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U.N. Court Says Serbia And Croatia Didn't Commit Genocide

The International Court of Justice said that while the two nations did commit crimes against each other during the 1990s Balkan conflict, they did not amount to genocide.

Posted on February 3, 2015, at 7:55 a.m. ET

The United Nations' International Court of Justice ruled Tuesday that Serbia and Croatia did not commit genocide against each other's people during the 1990s Balkan conflict, the Associated Press reported.

Justice Ministers Orsat Miljenic (left) of Croatia and Nikola Selkovic (right) of Serbia attend the verdict in The Hague.
Robin Van Lonkhuijsen/AFP / Getty Images

Justice Ministers Orsat Miljenic (left) of Croatia and Nikola Selkovic (right) of Serbia attend the verdict in The Hague.

A 17-judge panel at the court — the U.N.'s highest and located in The Hague, Netherlands — said that although Serb forces did carry out widespread crimes in Croatia early in the conflict, they did not amount to genocide.

The panel also said that a counterclaim based around a 1995 Croatian offensive aimed at winning back territory from Serb rebels featured a number of serious crimes, but also did not reach genocidal proportions.

#Serbia failed to prove #genocide committed during Operation Storm. Counter-claim dismissed in entirety #Croatia

anna holligan@annaholliganFollow

#Serbia failed to prove #genocide committed during Operation Storm. Counter-claim dismissed in entirety #Croatia

10:52 AM - 03 Feb 15ReplyRetweetFavorite

Inside #ICJ - historic #genocide judgement hearing starts 0900gmt background here http://t.co/ARknCJLn59 #Balkans

anna holligan@annaholliganFollow

Inside #ICJ - historic #genocide judgement hearing starts 0900gmt background here http://t.co/ARknCJLn59 #Balkans

8:54 AM - 03 Feb 15ReplyRetweetFavorite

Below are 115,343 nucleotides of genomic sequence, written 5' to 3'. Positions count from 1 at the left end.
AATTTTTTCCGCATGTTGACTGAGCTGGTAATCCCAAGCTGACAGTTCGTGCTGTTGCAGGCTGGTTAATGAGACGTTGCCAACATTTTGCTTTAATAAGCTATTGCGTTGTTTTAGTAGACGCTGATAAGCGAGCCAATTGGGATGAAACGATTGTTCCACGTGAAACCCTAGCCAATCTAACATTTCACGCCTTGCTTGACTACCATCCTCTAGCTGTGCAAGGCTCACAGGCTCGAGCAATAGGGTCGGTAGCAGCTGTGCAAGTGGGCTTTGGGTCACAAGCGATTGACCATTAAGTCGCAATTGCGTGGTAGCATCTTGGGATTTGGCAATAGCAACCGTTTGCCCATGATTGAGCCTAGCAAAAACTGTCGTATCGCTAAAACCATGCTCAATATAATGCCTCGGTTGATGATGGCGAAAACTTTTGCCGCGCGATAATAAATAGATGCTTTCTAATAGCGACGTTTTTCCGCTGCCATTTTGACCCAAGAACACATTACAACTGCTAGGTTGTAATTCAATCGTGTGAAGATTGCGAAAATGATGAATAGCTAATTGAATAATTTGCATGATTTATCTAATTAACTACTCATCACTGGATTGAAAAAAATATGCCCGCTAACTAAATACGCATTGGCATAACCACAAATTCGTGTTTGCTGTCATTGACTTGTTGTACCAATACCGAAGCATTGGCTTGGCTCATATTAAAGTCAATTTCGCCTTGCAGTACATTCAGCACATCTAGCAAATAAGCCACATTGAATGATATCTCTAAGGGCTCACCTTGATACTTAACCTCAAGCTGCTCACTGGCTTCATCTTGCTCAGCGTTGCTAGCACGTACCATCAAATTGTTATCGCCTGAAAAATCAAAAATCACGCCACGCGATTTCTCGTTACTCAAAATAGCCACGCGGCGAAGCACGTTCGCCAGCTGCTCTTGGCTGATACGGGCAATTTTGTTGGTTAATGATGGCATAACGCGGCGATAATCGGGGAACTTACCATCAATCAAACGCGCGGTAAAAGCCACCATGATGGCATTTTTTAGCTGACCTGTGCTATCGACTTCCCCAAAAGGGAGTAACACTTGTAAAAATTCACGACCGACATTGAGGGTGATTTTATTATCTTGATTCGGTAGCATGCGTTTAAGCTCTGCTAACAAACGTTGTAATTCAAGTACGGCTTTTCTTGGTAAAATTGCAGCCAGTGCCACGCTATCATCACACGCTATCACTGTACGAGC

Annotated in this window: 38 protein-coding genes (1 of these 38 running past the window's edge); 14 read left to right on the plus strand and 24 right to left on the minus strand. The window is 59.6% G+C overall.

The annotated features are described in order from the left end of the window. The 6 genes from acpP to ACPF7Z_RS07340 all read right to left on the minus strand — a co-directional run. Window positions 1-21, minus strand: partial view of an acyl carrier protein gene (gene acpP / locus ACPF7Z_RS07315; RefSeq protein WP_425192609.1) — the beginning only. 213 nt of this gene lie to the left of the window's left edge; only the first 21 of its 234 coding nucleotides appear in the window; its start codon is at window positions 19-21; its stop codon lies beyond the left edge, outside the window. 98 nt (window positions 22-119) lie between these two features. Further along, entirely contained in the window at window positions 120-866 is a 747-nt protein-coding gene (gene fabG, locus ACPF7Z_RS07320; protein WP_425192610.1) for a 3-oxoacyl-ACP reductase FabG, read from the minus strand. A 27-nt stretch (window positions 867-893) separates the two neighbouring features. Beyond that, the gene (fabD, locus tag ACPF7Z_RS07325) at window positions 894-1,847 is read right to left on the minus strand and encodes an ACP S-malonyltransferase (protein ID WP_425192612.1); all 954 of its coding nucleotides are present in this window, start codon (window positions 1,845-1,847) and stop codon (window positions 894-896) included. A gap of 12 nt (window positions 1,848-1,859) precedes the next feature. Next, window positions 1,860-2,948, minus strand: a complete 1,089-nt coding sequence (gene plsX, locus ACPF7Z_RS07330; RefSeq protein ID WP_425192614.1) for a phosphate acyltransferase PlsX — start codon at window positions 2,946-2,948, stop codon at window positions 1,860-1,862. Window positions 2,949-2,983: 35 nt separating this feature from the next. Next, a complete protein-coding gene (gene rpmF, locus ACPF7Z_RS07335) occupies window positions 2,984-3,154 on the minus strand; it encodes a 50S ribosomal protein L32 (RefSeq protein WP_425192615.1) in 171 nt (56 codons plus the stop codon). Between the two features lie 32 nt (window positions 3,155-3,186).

The decision is not unexpected: The U.N.'s Yugoslav war crimes tribunal — a separate court but also based in The Hague — has never charged anyone on either the Serb or Croat side with genocide in the other's territory.

Court President Peter Tomka said that, despite multiple crimes being committed during the conflict which led to the breakup of Yugoslavia, the two nations should work together and attempt to achieve lasting reconciliation, AP said.

Addressing a packed room at the court's Great Hall of Justice, Tomka said, "The court encourages the parties to continue their cooperation with a view to offering appropriate reparation to the victims of such violations, thus consolidating peace and stability in the region."

Speaking prior to the judgement, professor Eric Gordy, an expert from London's School of Slavonic and East European Studies, told NBC News, "What's really at stake is both states trying to justify their wars. The strongest arguments they have to say they are justifying their wars is that they were defending their citizens against genocide."

The U.N.'s Yugoslav tribunal had previously ruled that genocide was committed in Bosnia, when 8,000 Bosnian Muslim men and boys were killed when Srebrenica fell to Bosnian Serb forces in 1995, despite the town being a U.N.-designated "safe haven."

Recent acquittals of suspects by the Yugoslav tribunal has caused anger in both Croatia and Serbia, NBC News said.

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